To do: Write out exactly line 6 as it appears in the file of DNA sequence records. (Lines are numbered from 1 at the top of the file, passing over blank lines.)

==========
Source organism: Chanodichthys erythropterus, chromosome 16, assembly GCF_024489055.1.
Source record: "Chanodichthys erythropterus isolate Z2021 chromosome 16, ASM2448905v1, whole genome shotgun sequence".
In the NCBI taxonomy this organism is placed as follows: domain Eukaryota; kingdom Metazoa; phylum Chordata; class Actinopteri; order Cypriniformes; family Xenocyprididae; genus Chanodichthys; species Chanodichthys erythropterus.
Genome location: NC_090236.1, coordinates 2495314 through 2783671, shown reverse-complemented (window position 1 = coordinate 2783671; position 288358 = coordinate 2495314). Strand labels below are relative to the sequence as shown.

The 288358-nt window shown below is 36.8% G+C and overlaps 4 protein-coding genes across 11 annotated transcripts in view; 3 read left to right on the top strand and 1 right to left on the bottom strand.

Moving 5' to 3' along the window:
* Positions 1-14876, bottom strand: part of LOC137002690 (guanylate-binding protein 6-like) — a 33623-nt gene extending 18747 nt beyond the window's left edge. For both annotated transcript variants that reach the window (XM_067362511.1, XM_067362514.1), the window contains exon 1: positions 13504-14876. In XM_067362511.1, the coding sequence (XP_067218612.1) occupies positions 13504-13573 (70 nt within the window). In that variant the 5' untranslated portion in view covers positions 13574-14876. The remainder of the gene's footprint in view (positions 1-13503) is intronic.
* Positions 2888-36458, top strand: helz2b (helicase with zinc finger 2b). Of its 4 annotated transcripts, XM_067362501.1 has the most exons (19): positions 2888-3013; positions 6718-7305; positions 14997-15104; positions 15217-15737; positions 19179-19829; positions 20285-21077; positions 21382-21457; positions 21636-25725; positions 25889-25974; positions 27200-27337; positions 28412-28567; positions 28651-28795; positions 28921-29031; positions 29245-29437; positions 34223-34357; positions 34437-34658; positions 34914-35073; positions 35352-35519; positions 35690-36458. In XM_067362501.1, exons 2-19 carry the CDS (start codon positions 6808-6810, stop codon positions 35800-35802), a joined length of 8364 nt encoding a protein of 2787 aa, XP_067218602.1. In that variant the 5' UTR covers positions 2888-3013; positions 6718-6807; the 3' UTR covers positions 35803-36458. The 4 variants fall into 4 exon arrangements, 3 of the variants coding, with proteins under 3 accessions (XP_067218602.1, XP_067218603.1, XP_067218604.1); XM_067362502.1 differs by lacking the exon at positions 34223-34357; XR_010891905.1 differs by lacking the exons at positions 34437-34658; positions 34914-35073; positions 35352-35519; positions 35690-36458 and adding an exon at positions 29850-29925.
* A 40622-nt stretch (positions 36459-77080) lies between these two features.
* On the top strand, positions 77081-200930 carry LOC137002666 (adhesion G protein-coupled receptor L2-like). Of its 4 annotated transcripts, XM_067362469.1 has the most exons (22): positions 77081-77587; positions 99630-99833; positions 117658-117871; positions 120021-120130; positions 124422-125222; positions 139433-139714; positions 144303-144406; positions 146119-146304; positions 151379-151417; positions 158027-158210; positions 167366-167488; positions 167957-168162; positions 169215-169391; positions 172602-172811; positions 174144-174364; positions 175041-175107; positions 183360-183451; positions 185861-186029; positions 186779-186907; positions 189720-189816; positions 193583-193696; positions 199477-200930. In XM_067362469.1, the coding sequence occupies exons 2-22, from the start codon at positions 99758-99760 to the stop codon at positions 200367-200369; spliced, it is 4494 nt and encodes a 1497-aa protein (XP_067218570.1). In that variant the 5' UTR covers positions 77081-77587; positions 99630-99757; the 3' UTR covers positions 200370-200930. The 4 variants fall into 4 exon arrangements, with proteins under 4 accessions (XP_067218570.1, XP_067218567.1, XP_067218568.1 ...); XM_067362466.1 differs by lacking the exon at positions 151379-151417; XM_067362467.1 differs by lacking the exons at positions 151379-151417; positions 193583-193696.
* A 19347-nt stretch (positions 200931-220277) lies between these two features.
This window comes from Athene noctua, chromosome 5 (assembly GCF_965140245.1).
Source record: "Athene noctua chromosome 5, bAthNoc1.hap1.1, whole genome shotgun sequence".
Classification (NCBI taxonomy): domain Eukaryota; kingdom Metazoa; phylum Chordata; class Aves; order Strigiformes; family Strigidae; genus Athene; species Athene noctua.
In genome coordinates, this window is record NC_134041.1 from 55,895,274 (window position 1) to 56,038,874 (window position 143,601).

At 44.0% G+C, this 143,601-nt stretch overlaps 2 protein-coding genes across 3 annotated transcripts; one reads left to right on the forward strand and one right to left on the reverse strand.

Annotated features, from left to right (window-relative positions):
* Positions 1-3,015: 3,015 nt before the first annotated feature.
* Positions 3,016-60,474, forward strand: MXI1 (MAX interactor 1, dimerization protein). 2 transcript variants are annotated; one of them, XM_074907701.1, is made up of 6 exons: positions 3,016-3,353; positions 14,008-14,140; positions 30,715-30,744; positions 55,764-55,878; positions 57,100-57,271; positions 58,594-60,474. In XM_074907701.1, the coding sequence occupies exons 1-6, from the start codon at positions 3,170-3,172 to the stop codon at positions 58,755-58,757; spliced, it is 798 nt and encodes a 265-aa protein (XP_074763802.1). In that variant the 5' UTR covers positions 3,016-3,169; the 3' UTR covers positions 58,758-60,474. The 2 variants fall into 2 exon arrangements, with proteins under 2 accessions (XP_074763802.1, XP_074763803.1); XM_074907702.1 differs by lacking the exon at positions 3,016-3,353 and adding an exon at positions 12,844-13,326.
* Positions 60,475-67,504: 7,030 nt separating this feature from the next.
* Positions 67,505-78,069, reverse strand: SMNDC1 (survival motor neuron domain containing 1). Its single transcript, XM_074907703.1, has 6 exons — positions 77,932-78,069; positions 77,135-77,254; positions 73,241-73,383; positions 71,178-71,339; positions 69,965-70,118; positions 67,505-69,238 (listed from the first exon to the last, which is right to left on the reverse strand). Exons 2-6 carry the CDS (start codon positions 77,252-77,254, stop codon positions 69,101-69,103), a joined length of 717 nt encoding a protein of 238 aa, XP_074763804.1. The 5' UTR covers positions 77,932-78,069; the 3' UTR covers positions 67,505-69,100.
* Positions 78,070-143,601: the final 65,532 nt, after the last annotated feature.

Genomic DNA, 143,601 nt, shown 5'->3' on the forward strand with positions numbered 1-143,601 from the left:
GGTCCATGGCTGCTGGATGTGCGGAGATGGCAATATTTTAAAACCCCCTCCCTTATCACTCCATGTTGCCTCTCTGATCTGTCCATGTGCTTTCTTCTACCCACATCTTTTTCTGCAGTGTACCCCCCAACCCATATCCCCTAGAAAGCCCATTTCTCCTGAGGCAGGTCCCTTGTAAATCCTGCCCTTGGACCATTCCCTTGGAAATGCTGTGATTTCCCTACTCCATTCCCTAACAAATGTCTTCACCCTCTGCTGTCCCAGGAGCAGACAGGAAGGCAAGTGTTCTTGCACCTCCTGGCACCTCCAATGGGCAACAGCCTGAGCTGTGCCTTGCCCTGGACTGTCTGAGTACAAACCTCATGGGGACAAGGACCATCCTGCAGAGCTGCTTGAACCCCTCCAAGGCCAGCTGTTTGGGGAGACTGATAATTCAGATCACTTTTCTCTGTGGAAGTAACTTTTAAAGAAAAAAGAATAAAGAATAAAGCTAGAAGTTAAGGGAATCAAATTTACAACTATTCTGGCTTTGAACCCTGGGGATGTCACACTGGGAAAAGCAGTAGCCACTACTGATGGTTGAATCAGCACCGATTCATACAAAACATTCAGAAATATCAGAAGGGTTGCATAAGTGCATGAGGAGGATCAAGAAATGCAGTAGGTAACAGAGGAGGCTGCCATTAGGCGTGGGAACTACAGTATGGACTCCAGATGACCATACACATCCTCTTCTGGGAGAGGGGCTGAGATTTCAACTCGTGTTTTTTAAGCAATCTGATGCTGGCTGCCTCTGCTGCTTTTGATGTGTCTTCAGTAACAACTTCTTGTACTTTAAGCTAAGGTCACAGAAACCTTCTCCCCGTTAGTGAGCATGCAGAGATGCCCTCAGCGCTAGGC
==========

Moving 5' to 3' along the window: